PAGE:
How are people screening tenants today?
If you’ve managed any kind of rental real estate then you have had to screen tenants to make sure they meet your rental criteria. Why do we screen them? For a wide variety of reasons, but most importantly to make sure they won’t cause trouble and that they will pay their rent. A typical screening process includes a credit score, background report, eviction check, and analysis of pay stubs. Not everybody collects bank statements, but they should.
Why you should collect bank statements
Having bank statements provides two very important data points that help you gauge the risk level of an applicant. Let’s face it. Life is unpredictable. People lose jobs, have medical emergencies, and get hit with surprise payments. No amount of screening can predict when these events will happen. As an investor, it’s your job to manage risk. You can mitigate that risk by collecting bank statements.
- Account balances – this data shows you how much of a financial cushion a tenant has, should a disaster strike. $5000 is a good emergency fund, but of course, the more the better. By ensuring that your applicant has a strong financial cushion you are setting both yourself and your tenant up for success.
A Finret financial account report showing 12 months of account balance history. Note the healthy upwards trend that shows the tenant is saving money and $7,000 account balance that gives the tenant a safe financial cushion.
- Cashflow – this data tells you how much money a tenant is saving. You don’t have to see a detailed financial statement as that would be far too invasive — the account balances month to month are fine. What you want to see here is that the tenant has a steady cash flow trend. Any abnormalities should lead you to have a productive, legal conversation about their finances.For example, an agent in my office was screening an applicant with a mediocre credit score and requested bank statements. At the time, that person had a fairly low account balance which was strange because he had a good salary. After reviewing his bank statements he asked why there had been a recent, significant dip. There had also been one in December. The applicant proved that he owned investment property and that he had to pay taxes during those months, therefore his balance was lower than usual. The cashflow checked out, along with the credit and background checks so he got the green light to rent the property.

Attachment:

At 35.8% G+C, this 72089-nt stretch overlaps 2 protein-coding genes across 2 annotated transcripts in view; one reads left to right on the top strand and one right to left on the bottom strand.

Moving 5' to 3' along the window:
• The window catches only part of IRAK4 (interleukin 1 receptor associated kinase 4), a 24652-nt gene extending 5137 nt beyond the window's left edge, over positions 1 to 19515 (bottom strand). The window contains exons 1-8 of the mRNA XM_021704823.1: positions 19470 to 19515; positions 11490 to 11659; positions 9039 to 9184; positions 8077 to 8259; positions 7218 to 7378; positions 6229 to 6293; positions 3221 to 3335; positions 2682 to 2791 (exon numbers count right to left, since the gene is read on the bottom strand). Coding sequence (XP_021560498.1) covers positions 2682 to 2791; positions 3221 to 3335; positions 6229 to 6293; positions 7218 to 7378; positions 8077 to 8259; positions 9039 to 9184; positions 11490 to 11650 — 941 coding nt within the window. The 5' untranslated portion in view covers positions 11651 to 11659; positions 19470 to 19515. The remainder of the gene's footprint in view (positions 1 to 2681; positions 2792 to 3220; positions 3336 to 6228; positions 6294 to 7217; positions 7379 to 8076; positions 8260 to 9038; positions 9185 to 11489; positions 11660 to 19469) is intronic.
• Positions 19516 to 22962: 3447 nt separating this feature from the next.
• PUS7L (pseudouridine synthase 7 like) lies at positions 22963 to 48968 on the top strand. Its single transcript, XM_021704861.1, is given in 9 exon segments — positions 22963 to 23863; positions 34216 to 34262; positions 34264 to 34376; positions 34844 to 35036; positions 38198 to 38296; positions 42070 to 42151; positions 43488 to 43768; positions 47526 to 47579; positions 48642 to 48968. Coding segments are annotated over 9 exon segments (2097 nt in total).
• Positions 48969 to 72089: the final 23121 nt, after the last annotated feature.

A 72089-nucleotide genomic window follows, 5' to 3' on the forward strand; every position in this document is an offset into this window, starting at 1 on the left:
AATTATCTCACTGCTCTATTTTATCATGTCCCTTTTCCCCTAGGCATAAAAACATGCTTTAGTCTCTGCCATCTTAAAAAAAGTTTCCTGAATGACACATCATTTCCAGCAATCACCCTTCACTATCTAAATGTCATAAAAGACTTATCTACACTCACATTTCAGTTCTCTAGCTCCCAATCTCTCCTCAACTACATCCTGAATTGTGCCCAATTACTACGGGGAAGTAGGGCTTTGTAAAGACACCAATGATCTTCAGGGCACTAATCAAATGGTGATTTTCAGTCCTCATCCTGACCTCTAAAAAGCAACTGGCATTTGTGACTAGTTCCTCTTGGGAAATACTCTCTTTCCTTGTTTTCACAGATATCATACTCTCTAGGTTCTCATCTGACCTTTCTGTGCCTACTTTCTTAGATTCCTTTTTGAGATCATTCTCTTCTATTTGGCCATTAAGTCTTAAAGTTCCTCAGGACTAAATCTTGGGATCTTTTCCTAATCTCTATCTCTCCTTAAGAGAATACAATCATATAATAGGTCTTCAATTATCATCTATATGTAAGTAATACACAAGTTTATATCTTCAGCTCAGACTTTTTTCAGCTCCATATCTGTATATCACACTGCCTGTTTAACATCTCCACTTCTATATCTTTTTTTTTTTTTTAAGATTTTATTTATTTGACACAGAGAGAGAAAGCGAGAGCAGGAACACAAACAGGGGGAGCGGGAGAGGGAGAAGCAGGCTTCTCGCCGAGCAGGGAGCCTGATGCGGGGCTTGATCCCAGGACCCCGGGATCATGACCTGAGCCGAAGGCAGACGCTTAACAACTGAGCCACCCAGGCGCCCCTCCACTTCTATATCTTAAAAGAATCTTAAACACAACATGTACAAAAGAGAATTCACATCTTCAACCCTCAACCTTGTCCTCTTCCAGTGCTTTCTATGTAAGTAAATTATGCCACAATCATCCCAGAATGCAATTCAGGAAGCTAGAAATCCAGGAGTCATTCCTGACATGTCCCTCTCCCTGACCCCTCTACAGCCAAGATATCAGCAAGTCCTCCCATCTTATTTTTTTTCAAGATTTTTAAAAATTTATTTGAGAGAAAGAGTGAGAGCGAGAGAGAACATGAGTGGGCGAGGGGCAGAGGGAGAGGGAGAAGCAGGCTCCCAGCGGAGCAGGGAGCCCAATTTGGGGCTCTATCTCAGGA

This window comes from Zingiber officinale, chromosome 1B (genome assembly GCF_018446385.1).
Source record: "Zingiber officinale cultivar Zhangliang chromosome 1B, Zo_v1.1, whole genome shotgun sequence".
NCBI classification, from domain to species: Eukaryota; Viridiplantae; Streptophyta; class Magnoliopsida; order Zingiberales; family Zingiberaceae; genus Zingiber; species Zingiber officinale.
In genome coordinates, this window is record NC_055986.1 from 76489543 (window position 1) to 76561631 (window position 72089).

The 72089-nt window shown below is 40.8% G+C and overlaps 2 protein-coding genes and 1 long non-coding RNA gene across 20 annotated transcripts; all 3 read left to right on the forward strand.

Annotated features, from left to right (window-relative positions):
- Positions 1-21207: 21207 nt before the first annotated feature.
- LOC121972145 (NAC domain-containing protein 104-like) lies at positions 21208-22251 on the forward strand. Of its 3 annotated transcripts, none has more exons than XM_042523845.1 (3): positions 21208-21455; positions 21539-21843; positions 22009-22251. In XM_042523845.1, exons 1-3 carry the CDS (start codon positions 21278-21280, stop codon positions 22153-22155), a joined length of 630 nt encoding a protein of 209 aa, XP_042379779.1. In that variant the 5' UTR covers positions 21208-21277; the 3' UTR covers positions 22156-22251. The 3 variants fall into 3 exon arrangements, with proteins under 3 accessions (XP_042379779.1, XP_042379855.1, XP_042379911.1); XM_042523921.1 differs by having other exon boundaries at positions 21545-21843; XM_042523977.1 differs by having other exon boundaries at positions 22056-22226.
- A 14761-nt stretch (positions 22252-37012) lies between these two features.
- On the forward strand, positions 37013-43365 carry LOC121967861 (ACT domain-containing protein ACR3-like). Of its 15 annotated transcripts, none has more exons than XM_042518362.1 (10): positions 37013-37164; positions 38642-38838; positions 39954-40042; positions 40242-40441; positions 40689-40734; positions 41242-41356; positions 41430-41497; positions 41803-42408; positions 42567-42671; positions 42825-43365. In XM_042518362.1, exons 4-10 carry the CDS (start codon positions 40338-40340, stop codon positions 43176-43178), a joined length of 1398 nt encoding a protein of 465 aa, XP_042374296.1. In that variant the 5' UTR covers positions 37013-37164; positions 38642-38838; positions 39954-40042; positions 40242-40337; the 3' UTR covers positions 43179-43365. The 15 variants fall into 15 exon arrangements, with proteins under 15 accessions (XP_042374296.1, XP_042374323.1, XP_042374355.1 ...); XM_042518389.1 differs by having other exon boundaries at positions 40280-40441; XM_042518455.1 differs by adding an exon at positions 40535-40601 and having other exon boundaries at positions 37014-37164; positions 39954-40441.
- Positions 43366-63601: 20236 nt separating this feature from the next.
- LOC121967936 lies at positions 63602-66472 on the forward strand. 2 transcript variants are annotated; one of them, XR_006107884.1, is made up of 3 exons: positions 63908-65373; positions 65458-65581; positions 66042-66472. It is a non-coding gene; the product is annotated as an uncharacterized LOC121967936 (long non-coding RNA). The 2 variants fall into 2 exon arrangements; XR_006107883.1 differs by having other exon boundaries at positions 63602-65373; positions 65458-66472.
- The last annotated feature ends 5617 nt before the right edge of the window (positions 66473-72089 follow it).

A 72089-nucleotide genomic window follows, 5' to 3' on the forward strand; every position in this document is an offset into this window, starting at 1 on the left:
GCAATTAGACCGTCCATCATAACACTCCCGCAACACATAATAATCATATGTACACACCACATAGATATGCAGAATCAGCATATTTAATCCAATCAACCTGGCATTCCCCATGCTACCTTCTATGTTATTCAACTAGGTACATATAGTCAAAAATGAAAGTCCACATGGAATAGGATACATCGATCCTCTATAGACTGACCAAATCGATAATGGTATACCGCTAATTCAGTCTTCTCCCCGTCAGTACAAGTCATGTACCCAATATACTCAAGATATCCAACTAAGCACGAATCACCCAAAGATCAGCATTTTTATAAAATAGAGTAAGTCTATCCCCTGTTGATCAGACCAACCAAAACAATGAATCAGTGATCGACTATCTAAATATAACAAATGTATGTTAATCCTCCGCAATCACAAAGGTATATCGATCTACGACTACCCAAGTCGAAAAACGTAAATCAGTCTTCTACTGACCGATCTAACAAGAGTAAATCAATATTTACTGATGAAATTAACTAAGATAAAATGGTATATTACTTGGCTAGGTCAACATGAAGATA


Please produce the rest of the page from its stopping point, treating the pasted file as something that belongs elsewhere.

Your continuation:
Why isn’t everybody collecting bank statements?
First and foremost, in the age of photoshop, it’s more than easy to fake a bank statement. Check out this one below, it took me less than 5 minutes to turn myself into a paper millionaire.
Second, people aren’t doing it because it’s a hassle to ask a tenant to print out or screenshot 6-12 bank statements and then remove the account number.
Improved financial verification
How are we fixing the problem? We’re offering verified bank data that takes 10 seconds for the tenant to collect and 10 seconds for the property manager to understand. If you’re interested in learning more or joining our beta program where you can try this feature out for free, feel free to click here.
Please let us know what you think by commenting below or reaching out to email@example.com